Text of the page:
Presently, more than 3,000 antibiotics have been discovered till date. Nevertheless, only a handful of compounds have been prescribed clinically till date. There may be several compounds with untapped potential.

Life-saving drugs may be produced by identifying compounds that have anti-bacterial properties; these compounds might have not been used in clinical practice earlier. With the mutation of bugs, scientists are clueless about tackling them with existing batches of antibiotics.

Potential new drug

According to latest research studies, a compound identified in 1940s was a realistic contender as a new antibiotic drug. Actinorhodins (ACT) constitute a family of compounds with some antibiotic properties; however, these compounds were not developed into life-saving drugs previously.

A promising new drug has been developed to combat bacterial infections.  Antibacterial activity was exhibited by two most important representatives of ESKAPE category of bacteria, which have the ability to ‘escape’ the action of existing drugs.

New drugs should be discovered and developed to tackle antibiotic resistance. Potentially useful drugs were identified from antibiotics, which were already to people.  The group of drugs belonging to ACT family showed weak antibiotic activity, so they could not be evaluated previously.

To discover new drugs, one needs to identify chemical compounds that were shelved out previously. New antibiotics have not been discovered in the past 25 years. Current strategy of considering chemical compounds that were shelved off previously is a nice way of combating the growing strain of drug-resistant bacteria.


Renewable power may soon be possible with new fuel cell

Compared to gas-powered engines, fuel cells are greener because electricity is produced in these cells without burning up hydrogen (or other fuel) that empowers them. But they cannot be manufactured on a commercial scale because they are very expensive.

Researchers have been successful today in creating a fuel cell, which operates at a midrange temperature. Thus, researchers have developed an inexpensive, powerful version of fuel cells, which boosts chances of developing abundant green energy.

Most fuel cells operate at temperatures, which are either too hot or too cool; therefore, they cannot be manufactured at a reasonable price. Polymer electrolyte membrane (PEM) cells are used to empower cars and buses, which are operated at about 100°C.

Solid oxide fuel cells (SOFCs) provide power backup generators for hospitals and other buildings, and they typically operate at 1000 °C. The essential chemical reactions continue at a sluggish rate when PEM cells are operated at a lower temperature.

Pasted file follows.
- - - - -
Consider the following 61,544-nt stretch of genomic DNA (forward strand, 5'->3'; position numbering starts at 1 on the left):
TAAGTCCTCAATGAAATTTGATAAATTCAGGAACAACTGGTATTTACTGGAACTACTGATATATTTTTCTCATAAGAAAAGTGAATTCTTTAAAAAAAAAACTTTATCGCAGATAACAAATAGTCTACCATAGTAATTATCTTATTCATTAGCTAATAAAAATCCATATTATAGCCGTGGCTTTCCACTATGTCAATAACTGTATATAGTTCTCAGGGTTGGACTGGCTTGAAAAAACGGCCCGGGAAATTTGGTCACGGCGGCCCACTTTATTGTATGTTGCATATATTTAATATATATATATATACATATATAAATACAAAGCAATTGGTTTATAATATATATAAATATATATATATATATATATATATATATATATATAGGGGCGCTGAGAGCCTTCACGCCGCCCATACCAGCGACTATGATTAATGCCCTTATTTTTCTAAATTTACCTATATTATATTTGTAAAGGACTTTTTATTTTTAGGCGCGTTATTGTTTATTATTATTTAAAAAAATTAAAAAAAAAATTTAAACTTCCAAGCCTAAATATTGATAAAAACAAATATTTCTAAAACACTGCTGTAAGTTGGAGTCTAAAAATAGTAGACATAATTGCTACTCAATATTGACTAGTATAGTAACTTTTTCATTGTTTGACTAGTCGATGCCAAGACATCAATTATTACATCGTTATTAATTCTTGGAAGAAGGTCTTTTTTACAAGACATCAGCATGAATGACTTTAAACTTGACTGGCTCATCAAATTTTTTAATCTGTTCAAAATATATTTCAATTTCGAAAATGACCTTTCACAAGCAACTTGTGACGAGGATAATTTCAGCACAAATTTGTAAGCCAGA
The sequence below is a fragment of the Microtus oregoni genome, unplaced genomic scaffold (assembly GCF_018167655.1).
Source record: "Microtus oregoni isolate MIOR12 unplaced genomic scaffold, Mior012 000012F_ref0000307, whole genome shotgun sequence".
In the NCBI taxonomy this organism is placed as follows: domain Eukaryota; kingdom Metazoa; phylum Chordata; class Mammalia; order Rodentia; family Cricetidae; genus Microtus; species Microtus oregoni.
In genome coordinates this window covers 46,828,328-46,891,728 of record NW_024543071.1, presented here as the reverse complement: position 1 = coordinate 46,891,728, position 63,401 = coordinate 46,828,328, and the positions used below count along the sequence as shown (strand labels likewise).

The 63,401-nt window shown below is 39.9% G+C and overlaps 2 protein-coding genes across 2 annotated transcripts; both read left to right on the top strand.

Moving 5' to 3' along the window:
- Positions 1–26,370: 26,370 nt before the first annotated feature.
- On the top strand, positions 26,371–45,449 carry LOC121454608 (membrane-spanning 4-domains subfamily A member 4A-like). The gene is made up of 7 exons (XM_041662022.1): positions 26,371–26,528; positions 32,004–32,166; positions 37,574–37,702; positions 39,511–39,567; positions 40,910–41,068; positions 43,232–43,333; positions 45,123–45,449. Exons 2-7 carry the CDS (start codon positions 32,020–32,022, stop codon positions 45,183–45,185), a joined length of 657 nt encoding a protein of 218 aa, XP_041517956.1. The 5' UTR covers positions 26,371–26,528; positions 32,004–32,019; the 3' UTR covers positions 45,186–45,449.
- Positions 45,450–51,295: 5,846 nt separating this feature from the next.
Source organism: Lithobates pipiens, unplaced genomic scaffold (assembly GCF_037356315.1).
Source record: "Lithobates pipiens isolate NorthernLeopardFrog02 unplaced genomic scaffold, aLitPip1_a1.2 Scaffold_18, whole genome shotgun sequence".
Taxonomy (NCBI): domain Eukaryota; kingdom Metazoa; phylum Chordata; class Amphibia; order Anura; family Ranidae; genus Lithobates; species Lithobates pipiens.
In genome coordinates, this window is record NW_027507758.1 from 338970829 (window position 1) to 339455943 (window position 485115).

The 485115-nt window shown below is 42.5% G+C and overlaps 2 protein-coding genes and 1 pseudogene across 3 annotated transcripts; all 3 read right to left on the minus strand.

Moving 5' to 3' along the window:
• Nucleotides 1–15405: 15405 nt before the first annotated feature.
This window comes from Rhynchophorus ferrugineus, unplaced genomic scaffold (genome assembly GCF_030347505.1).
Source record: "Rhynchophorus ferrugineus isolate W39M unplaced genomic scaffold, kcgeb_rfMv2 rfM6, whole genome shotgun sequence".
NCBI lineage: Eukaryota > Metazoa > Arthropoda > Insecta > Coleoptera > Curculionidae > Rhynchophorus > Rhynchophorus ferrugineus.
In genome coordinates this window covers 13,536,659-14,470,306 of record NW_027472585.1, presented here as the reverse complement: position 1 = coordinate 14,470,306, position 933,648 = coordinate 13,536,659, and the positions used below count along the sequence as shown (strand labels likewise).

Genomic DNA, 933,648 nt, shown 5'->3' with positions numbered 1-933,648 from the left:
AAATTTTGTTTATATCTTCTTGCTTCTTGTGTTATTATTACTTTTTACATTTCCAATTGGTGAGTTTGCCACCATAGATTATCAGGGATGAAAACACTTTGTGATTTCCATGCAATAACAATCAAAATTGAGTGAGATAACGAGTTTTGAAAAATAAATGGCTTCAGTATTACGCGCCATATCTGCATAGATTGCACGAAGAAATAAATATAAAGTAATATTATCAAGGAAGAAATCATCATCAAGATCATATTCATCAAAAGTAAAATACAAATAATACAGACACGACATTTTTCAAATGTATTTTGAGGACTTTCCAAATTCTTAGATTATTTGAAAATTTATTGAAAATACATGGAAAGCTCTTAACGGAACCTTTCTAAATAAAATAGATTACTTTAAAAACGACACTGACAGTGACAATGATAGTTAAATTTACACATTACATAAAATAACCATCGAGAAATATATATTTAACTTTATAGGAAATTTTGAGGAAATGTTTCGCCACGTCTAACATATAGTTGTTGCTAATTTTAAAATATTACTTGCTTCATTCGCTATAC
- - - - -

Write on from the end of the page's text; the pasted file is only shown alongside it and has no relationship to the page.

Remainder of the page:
Expensive metal catalysts, such as platinum, are required to speed up these chemical reactions. Moreover, SOFCs have feverish temperatures, implying that even if they don’t need pricy catalysts, they can be built from expensive metal alloys that withstand scorching operating temperatures.

In recent years, fuel cell researchers have implemented Goldilocks strategy . With this strategy, fuel cells can be operated at about 500 °C, which is a midrange temperature. Chemical reactions driving fuel cells can occur quickly at this temperature; moreover, fuel cells can be built from cheaper metals, such as stainless steel.

Scientists have tried to build cells with catalysts borrowed from SOFCs. Although the devices worked well, only 200 milliwatts of power per square centimeter (mW/cm2) was generated from the electrode surface area. This power was less than the performance of PEM fuel cells and SOFCs.

To develop fuel cells on a commercial scale, fuel cells must produce at least 500 mW/cm2; this requirement has been mandated by the U.S. Department of Energy (DOE). According to a paper presented last year in the journal Science, material scientists have produced a fuel cell with intermediate operating temperature.

This fuel cell can produce  power of 455 mW/cm2. Another research group had also successfully produced a fuel cell that operated at a temperature of 500 °C, which was reported last year in Nature. Both PEM fuel cells and SOFCs are like batteries, and they have two electrodes that are separated with an ion-conducting electrolyte.

At one electrode, fuel molecules are stripped off negatively charged electrons. These electrons pass through an external circuit and move to a second electrode. Meanwhile, protons are ripped off from fuel molecules, which move to the second electrode through the electrolyte. Here, they recombine with traveling electrons.

There is a weak connection between anode and electrolyte, which blocks protons from zipping through cathode. A thin but dense layer of catalyst was atop the bulk of anode catalyst, and protons would easily undergo a transition and move into the electrolyte.

Researchers investigated the composition of ceramic electrodes, making them more stable in presence of steam and carbon dioxide. According to a report submitted in the journal Nature Energy, the devices produced nearly 550 mW/cm2 at 500 °C. These cells were stable for several hours of operation , and these cells showed hardly any signs of degradation.